MonopolyThe impact of the nonprofit sector on our economy and the wellbeing of our citizens is clear. Last month, the Government Accountability Office (GAO) released a report on the IRS’s supervision of nonprofits that showed as much as 5 percent of the country’s GDP is generated by tax-exempt organizations, which the government “increasingly relies on … to provide critical services.” At a time when social services are on shaky legislative and financial ground, more individuals and families are turning to nonprofits to make ends meet, and consequently more money – both private and public – is flowing through nonprofit coffers and into the economy.

The IRS confers tax-exempt status on nonprofits because of their special position in society: they do

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NCRP’s Ten Most-Shared Blog Posts in 2014

posted on: January 9, 2015

TwitterNCRP had a busy 2014, with the launch of our Philamplify initiative, the second annual NCRP Impact Awards, a lively conference presentation schedule and new reports and publications. As we settle into 2015, here are the blog posts that have resonated most with our readers. Below are the ten most-shared NCRP blog posts in 2014, highlighting the values we and our friends in the philanthropic sector have in common:

10. Stakeholder Engagement: Still a Philanthropic Learning Curve

August 5, 2014: NCRP’s director of foundation assessment Lisa Ranghelli discussed the continued need for stakeholder engagement, looking through the lens of a recent GEO report and NCRP’s Philamplify project.

9. Diversity and Effectiveness: What Is the Link for Foundations?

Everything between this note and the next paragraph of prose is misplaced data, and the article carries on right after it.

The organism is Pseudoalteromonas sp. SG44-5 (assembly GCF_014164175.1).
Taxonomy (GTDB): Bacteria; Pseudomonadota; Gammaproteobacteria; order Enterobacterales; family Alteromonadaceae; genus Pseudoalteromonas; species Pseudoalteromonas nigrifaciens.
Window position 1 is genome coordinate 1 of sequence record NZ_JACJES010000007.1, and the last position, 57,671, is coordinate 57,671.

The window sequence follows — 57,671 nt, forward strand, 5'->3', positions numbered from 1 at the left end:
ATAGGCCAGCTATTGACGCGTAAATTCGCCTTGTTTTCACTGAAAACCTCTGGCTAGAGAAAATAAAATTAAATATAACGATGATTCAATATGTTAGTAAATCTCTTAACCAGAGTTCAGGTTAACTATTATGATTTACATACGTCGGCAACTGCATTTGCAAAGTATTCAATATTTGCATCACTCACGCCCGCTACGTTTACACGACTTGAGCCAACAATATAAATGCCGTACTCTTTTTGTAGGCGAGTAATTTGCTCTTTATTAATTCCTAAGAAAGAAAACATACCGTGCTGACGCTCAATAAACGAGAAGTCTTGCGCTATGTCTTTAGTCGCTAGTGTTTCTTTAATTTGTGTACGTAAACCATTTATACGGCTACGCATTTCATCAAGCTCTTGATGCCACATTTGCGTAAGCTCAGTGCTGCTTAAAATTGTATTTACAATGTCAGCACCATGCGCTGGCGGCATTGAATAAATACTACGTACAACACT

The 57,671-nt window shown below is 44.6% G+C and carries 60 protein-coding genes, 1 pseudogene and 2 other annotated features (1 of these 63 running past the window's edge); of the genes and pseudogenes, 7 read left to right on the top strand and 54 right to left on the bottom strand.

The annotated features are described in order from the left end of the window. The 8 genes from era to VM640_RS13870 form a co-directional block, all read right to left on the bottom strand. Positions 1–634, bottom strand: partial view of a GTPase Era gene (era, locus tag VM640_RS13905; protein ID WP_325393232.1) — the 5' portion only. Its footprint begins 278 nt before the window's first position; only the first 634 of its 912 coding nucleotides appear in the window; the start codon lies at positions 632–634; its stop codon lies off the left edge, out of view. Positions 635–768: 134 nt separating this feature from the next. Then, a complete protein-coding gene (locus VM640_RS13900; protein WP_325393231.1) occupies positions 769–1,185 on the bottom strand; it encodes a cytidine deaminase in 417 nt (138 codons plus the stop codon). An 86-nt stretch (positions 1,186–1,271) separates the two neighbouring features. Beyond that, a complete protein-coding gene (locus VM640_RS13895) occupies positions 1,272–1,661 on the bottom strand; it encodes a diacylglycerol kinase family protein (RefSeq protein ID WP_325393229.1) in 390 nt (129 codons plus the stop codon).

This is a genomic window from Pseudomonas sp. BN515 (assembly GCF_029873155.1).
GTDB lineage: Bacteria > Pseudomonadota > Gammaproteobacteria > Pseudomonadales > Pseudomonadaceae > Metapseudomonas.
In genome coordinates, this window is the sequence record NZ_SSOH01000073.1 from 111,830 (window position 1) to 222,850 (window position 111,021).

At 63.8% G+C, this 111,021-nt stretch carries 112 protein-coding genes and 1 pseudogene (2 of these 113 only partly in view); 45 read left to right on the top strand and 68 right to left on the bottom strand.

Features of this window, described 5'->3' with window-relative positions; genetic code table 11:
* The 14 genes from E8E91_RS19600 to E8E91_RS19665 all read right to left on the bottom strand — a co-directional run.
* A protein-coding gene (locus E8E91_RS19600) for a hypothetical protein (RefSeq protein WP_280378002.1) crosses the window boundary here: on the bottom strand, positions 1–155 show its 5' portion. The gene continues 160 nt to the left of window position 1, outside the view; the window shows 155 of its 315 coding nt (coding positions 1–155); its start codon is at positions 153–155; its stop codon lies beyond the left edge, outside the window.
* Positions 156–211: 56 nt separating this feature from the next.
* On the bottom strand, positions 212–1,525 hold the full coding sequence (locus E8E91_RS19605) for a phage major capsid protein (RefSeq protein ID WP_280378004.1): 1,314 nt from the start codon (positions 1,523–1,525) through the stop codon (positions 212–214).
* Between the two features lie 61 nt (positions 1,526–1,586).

October 30,

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Transparency in Philanthropy: Get On Board or Get Run Over

posted on: January 6, 2015

trainThis post first appeared in Nonprofit Quarterly on December 22, 2014. It is the third in a series of articles based on insights and lessons from Philamplify, NCRP’s new initiative combining expert assessments with stakeholder feedback to help improve the effectiveness and impact of our country’s foundations.

Is there a place for secrecy and anonymity in philanthropy? Some argue that there probably should be a place for anonymous giving and for privacy when setting and executing grantmaking strategy. Even if I agreed with them, it has become clear to me that secrecy isn’t really possible anymore. Technology and a shift in societal expectations have completely changed the game. Gone are the days when foundations and other donors could operate quietly

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7 New Year’s Resolutions for Foundations to Strengthen the Nonprofit Sector

posted on: December 31, 2014

NewYearsThis post originally appeared on January 7, 2014.

As we all return to work after the winter holidays, many of us have likely made resolutions that we think will help us improve our lives.

Resolutions are important to us personally and they are also important for the nonprofit sector. As we start our myriad endeavors for 2014, now is the time for philanthropy to consider making some resolutions that will bolster our sector and empower grantees in implementing the important work they do to improve the lives of those with the least wealth, opportunity and power.

In Smashing Silos in Philanthropy: Multi-Issue Advocacy and Organizing for Real Results, we showed how truly strategic grantmakers look to the entire ecosystem